Walter Brueggemann, "New Covenant (Jer 31:31-34)", n.p. [cited 20 Nov 2017]. Online: http://bibleodyssey.org/en/passages/main-articles/new-covenant-jer-31

Contributors

Walter Brueggemann

Walter Brueggemann
Professor Emeritus, Columbia Theological Seminary

Walter Brueggemann is professor emeritus at Columbia Theological Seminary. He has recently authored The Practice of Prophetic Imagination (Fortress, 2012), Journey to the Common Good (Westminster John Knox, 2010), and Truth-Telling as Subversive Obedience (Wipf & Stock, 2011).

The oracle of Jeremiah introduces a new historical possibility based on forgiveness rather than disobedience.

Did you know…?

  • According to Jeremiah the Jerusalem establishment, through its delusional political and economic policies, brought destruction on itself.
  • The oracle is to be understood as a covenantal-prophetic challenge to the destructive policies of the Jerusalem establishment.
  • When the Jerusalem establishment had come to its sorry end, the oracle opened the way for new possibility for Israel in the wake of destruction.
  • The oracle may come from Jeremiah or from someone in the generation after him.
  • The oracle is among a spate of new oracles of promise found in several prophetic books, notably in Isa 40-55 and Ezek 34-37, Ezek 40-48.
  • The rendering of “covenant” as “testament” in subsequent translations made it an easy move, in Christian interpretation, to read the oracle as an anticipation of the newness enacted, according to Christian claim, in the person of Jesus.

Writing, speech, or thought about the nature and behavior of God.

Of or relating to ancient lower Mesopotamia and its empire centered in Babylon.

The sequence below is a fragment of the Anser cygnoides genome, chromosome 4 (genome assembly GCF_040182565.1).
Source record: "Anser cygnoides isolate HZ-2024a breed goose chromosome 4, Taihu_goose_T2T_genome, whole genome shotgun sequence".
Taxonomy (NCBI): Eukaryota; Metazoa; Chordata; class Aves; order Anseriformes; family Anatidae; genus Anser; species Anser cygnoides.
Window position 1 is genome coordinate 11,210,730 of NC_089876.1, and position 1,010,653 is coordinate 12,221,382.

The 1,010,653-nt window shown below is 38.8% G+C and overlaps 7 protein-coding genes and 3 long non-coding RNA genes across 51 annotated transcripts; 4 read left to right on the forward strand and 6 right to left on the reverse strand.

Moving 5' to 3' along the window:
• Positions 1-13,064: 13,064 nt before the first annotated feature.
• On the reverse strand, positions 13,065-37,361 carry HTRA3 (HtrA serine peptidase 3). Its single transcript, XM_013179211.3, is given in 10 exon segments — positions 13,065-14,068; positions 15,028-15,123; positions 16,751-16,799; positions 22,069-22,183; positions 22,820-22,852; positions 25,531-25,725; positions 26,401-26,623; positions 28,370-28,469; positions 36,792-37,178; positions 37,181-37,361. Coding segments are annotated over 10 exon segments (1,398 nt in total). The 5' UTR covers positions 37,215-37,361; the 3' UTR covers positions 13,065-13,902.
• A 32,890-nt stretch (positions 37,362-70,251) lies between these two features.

Characteristic of a deity (a god or goddess).

migration of the ancient Israelites from Egypt into Canaan

A West Semitic language, in which most of the Hebrew Bible is written except for parts of Daniel and Ezra. Hebrew is regarded as the spoken language of ancient Israel but is largely replaced by Aramaic in the Persian period.

The first covenant made by Yahweh with the Israelites. Though this covenant is often described as eternal and unbreakable, the New Testament develops the idea that the old covenant has been superseded by the new covenant in Jesus Christ.

The promise made by Yahweh to the ancestors in Genesis, including the promise of offspring, land, and blessing. Eventually the covenant becomes the essential part of this promise.

Exod 19-24

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Mic 3:9-11

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Jer 5:28

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Jer 22:13

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Deut 28

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Lev 26

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Jer 11:1-8

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Deut 6:4

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Jer 30-31

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Jer 31:31-34

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Relating to thought about the nature and behavior of God.

1Cor 11:25

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Heb 8:8-12

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Those biblical books written by or attributed to prophets such as Isaiah, Jeremiah, and Ezekiel.

Isa 40-55

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Ezek 34-37

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Ezek 40-48